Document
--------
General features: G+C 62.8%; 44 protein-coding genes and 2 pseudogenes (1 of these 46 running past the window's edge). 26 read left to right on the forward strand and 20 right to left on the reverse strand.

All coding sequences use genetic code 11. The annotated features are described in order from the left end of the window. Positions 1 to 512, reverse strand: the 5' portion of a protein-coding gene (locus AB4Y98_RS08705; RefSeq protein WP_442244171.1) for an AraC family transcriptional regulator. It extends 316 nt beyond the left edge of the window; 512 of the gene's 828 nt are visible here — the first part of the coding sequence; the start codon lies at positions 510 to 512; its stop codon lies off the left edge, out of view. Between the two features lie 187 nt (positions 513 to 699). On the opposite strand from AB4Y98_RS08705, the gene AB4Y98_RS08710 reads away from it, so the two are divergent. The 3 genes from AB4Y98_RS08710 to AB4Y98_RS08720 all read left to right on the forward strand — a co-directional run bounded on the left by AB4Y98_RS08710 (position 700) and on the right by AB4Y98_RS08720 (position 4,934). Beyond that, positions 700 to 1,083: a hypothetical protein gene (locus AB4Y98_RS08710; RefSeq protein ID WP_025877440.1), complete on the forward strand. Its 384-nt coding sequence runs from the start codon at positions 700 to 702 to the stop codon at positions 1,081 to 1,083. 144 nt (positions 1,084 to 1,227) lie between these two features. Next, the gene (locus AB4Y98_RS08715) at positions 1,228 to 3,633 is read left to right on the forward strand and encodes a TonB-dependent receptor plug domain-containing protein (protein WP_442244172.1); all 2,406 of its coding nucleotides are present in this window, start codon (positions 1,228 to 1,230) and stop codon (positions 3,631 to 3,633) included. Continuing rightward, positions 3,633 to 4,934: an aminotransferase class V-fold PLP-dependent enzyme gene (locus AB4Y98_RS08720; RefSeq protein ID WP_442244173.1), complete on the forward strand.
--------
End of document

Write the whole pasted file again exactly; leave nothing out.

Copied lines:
General features: G+C 62.8%; 44 protein-coding genes and 2 pseudogenes (1 of these 46 running past the window's edge). 26 read left to right on the forward strand and 20 right to left on the reverse strand.

All coding sequences use genetic code 11. The annotated features are described in order from the left end of the window. Positions 1 to 512, reverse strand: the 5' portion of a protein-coding gene (locus AB4Y98_RS08705; RefSeq protein WP_442244171.1) for an AraC family transcriptional regulator. It extends 316 nt beyond the left edge of the window; 512 of the gene's 828 nt are visible here — the first part of the coding sequence; the start codon lies at positions 510 to 512; its stop codon lies off the left edge, out of view. Between the two features lie 187 nt (positions 513 to 699). On the opposite strand from AB4Y98_RS08705, the gene AB4Y98_RS08710 reads away from it, so the two are divergent. The 3 genes from AB4Y98_RS08710 to AB4Y98_RS08720 all read left to right on the forward strand — a co-directional run bounded on the left by AB4Y98_RS08710 (position 700) and on the right by AB4Y98_RS08720 (position 4,934). Beyond that, positions 700 to 1,083: a hypothetical protein gene (locus AB4Y98_RS08710; RefSeq protein ID WP_025877440.1), complete on the forward strand. Its 384-nt coding sequence runs from the start codon at positions 700 to 702 to the stop codon at positions 1,081 to 1,083. 144 nt (positions 1,084 to 1,227) lie between these two features. Next, the gene (locus AB4Y98_RS08715) at positions 1,228 to 3,633 is read left to right on the forward strand and encodes a TonB-dependent receptor plug domain-containing protein (protein WP_442244172.1); all 2,406 of its coding nucleotides are present in this window, start codon (positions 1,228 to 1,230) and stop codon (positions 3,631 to 3,633) included. Continuing rightward, positions 3,633 to 4,934: an aminotransferase class V-fold PLP-dependent enzyme gene (locus AB4Y98_RS08720; RefSeq protein ID WP_442244173.1), complete on the forward strand.